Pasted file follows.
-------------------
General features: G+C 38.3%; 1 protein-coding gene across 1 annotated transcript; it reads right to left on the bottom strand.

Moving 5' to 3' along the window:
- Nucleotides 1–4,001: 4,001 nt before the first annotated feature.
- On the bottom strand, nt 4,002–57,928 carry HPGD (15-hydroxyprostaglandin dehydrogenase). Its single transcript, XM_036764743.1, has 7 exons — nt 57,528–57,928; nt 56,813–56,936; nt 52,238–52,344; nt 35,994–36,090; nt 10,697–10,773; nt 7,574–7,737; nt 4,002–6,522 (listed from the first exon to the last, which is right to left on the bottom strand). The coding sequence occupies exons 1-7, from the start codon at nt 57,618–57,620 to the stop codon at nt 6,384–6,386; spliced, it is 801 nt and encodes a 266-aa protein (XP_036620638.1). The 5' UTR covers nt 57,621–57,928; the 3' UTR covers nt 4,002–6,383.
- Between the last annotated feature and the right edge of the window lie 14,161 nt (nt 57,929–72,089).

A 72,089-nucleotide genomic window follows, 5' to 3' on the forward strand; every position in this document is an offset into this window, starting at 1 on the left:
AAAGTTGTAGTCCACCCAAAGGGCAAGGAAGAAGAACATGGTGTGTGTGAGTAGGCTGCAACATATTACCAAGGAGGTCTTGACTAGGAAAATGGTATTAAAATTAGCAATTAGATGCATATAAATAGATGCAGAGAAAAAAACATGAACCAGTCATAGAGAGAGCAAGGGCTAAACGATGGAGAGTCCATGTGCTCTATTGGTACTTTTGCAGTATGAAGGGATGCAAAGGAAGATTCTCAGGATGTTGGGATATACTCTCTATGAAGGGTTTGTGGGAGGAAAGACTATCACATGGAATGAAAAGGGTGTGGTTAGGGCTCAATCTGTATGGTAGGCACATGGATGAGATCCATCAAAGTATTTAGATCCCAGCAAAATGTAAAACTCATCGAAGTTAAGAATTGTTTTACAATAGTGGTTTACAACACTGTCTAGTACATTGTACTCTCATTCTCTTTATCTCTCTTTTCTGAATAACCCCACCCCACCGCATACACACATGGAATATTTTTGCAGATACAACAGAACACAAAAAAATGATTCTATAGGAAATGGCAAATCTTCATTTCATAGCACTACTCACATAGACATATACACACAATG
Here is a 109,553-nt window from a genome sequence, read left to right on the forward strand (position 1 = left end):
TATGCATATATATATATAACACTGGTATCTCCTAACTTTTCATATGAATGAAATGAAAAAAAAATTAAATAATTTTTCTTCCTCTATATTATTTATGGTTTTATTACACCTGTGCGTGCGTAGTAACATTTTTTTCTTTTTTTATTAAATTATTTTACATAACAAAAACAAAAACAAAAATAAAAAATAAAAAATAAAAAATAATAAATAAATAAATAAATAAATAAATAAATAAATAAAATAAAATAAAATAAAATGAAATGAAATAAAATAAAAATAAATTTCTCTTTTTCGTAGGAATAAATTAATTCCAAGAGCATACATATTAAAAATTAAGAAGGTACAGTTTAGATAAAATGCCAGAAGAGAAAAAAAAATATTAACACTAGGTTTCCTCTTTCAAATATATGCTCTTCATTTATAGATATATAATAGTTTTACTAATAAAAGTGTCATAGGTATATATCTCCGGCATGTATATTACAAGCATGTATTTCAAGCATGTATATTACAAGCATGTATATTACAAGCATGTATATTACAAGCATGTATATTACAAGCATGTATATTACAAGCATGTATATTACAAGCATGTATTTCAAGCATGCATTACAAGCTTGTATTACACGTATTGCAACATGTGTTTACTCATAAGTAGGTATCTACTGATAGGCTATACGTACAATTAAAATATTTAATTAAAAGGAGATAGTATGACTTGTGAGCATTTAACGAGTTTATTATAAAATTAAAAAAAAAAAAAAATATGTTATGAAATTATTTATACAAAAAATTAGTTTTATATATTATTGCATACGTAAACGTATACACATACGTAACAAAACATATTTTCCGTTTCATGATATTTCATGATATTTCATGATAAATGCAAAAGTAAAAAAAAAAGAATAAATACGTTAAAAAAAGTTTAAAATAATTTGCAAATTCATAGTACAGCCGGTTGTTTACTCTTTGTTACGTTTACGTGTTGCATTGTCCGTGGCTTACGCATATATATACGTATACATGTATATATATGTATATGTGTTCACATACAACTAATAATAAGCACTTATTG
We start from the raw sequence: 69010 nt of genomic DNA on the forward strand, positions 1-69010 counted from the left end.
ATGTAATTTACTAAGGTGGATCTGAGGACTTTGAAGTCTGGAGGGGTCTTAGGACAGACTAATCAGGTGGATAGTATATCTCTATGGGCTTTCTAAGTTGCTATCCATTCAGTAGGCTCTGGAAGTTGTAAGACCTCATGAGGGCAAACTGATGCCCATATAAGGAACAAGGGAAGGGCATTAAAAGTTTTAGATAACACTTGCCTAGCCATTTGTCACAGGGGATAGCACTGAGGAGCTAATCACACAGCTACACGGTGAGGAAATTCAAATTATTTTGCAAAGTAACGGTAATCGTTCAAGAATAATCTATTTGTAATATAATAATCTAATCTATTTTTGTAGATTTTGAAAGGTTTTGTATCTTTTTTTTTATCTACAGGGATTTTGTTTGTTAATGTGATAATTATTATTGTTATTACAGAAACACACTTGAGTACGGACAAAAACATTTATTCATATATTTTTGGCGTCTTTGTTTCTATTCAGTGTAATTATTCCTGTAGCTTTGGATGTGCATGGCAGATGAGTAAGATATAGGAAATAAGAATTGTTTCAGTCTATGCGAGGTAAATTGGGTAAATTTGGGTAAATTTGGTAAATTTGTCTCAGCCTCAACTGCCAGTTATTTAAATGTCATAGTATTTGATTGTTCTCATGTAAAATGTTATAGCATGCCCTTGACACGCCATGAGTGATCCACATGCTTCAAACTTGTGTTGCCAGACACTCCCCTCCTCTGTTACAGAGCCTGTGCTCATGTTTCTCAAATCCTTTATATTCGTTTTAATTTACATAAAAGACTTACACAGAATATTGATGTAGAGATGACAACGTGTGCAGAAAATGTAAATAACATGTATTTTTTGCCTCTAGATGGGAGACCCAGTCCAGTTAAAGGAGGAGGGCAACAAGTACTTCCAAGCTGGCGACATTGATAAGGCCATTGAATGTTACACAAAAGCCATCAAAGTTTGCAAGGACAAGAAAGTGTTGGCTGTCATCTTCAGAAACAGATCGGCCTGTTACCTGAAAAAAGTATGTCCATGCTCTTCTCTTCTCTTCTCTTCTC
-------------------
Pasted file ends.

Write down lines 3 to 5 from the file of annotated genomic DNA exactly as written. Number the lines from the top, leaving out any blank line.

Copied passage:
- Nucleotides 1–4,001: 4,001 nt before the first annotated feature.
- On the bottom strand, nt 4,002–57,928 carry HPGD (15-hydroxyprostaglandin dehydrogenase). Its single transcript, XM_036764743.1, has 7 exons — nt 57,528–57,928; nt 56,813–56,936; nt 52,238–52,344; nt 35,994–36,090; nt 10,697–10,773; nt 7,574–7,737; nt 4,002–6,522 (listed from the first exon to the last, which is right to left on the bottom strand). The coding sequence occupies exons 1-7, from the start codon at nt 57,618–57,620 to the stop codon at nt 6,384–6,386; spliced, it is 801 nt and encodes a 266-aa protein (XP_036620638.1). The 5' UTR covers nt 57,621–57,928; the 3' UTR covers nt 4,002–6,383.
- Between the last annotated feature and the right edge of the window lie 14,161 nt (nt 57,929–72,089).